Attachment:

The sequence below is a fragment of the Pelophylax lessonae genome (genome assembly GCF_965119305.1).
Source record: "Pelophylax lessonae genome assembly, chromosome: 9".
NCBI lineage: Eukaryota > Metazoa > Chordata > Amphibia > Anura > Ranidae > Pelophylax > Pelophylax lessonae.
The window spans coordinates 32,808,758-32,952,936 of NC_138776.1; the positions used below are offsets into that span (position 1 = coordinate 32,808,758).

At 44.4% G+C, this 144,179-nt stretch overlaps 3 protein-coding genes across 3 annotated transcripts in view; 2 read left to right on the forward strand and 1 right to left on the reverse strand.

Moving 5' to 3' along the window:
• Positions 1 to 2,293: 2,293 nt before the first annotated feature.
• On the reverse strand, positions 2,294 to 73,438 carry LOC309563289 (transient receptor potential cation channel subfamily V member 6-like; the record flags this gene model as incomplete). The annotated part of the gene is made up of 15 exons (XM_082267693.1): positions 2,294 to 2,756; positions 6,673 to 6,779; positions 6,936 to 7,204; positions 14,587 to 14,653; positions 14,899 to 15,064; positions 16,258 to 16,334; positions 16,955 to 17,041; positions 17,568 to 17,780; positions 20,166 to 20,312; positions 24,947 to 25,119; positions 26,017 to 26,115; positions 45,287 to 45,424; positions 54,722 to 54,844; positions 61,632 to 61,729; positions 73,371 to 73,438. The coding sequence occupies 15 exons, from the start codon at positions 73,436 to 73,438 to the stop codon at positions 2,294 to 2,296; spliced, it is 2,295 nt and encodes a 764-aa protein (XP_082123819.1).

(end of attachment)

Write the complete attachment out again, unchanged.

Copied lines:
The sequence below is a fragment of the Pelophylax lessonae genome (genome assembly GCF_965119305.1).
Source record: "Pelophylax lessonae genome assembly, chromosome: 9".
NCBI lineage: Eukaryota > Metazoa > Chordata > Amphibia > Anura > Ranidae > Pelophylax > Pelophylax lessonae.
The window spans coordinates 32,808,758-32,952,936 of NC_138776.1; the positions used below are offsets into that span (position 1 = coordinate 32,808,758).

At 44.4% G+C, this 144,179-nt stretch overlaps 3 protein-coding genes across 3 annotated transcripts in view; 2 read left to right on the forward strand and 1 right to left on the reverse strand.

Moving 5' to 3' along the window:
• Positions 1 to 2,293: 2,293 nt before the first annotated feature.
• On the reverse strand, positions 2,294 to 73,438 carry LOC309563289 (transient receptor potential cation channel subfamily V member 6-like; the record flags this gene model as incomplete). The annotated part of the gene is made up of 15 exons (XM_082267693.1): positions 2,294 to 2,756; positions 6,673 to 6,779; positions 6,936 to 7,204; positions 14,587 to 14,653; positions 14,899 to 15,064; positions 16,258 to 16,334; positions 16,955 to 17,041; positions 17,568 to 17,780; positions 20,166 to 20,312; positions 24,947 to 25,119; positions 26,017 to 26,115; positions 45,287 to 45,424; positions 54,722 to 54,844; positions 61,632 to 61,729; positions 73,371 to 73,438. The coding sequence occupies 15 exons, from the start codon at positions 73,436 to 73,438 to the stop codon at positions 2,294 to 2,296; spliced, it is 2,295 nt and encodes a 764-aa protein (XP_082123819.1).